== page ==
When did you leave Toledo? I grew up in northwest Ohio and Toledo was the big city. Lived there a few years and worked there a lot.
This had very little to do with policy and a lot to do with the upcoming election.
Sherrod Brown is a decent guy, but about 15 years too late.
coberly: “This looks to me like just another sneak attack on Social Security.”
See my note below. 🙂
Well, Min–Oh, my! What a curious way to undo what they did and shift paying for the employer’s contribution to the rest of us. Now, that was pretty dumb. STill, the offshoring tax provisions were worthwhile. NancyO
The title of the bill sounded a tad pretentious anyway. Probably should strip out the part about payroll taxes and resubmit it under a new name, like “Pathetic Attempt At Ending Offshore Tax And Accounting Loopholes”.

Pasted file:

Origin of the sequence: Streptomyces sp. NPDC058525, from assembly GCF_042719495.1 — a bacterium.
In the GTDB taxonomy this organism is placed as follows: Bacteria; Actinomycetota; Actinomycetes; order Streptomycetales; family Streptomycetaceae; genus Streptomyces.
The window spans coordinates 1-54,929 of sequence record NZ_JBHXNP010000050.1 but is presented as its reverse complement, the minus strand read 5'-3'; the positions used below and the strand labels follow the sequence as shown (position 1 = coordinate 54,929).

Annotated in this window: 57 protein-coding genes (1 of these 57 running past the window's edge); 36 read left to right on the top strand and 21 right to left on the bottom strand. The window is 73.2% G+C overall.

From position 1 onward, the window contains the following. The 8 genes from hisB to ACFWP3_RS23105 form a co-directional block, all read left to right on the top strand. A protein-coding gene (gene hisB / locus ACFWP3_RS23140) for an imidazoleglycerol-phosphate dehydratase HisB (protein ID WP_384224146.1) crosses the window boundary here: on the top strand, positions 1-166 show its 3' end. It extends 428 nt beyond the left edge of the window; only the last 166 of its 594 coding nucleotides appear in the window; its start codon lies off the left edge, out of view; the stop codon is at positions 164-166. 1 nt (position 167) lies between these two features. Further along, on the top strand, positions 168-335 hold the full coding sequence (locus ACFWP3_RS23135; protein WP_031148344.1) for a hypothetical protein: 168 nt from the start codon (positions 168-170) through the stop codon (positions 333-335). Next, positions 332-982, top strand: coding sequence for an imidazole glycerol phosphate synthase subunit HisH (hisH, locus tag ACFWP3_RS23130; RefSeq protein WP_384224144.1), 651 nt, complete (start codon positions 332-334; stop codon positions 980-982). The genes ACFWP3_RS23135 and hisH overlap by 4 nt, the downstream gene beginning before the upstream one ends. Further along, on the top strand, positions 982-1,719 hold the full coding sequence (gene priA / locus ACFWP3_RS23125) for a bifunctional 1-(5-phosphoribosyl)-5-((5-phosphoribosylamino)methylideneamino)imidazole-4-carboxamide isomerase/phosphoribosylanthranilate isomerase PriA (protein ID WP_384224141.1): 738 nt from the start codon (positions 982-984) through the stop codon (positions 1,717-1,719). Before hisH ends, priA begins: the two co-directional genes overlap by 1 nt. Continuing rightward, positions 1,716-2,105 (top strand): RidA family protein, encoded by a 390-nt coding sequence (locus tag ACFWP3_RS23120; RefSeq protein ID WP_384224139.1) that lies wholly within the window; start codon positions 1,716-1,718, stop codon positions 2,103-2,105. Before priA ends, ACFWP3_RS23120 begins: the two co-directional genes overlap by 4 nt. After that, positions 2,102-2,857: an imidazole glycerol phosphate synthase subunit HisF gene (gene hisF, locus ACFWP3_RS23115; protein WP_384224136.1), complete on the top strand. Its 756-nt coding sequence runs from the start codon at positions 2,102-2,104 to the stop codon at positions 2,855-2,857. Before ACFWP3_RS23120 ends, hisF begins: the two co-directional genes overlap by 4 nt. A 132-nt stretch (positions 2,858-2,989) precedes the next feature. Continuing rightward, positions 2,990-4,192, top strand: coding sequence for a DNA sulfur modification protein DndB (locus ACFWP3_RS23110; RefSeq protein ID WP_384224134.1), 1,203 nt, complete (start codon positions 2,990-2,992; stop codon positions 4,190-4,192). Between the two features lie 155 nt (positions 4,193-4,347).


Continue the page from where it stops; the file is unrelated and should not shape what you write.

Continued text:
Then we should consider having the Navy invade Grand Caymen and Bermuda under the next defense spending bill.
Everyone seems to have forgotten that in 2004 we tried giving firms tax forgivenness on the retruen of forign profits.
According to this study
it produced no increase in domestic hiring or investment.
and remember, this is a study was put out by the AEI, a conservative think tank.
I think if you had read my comment you would have seen that I knew this. The point then is why the hell involve Social Security at all?
The answer is to continue to create in the minds of the people and the employers that Social Security is a jobs killer.
thank you. i hadn’t even thought of that.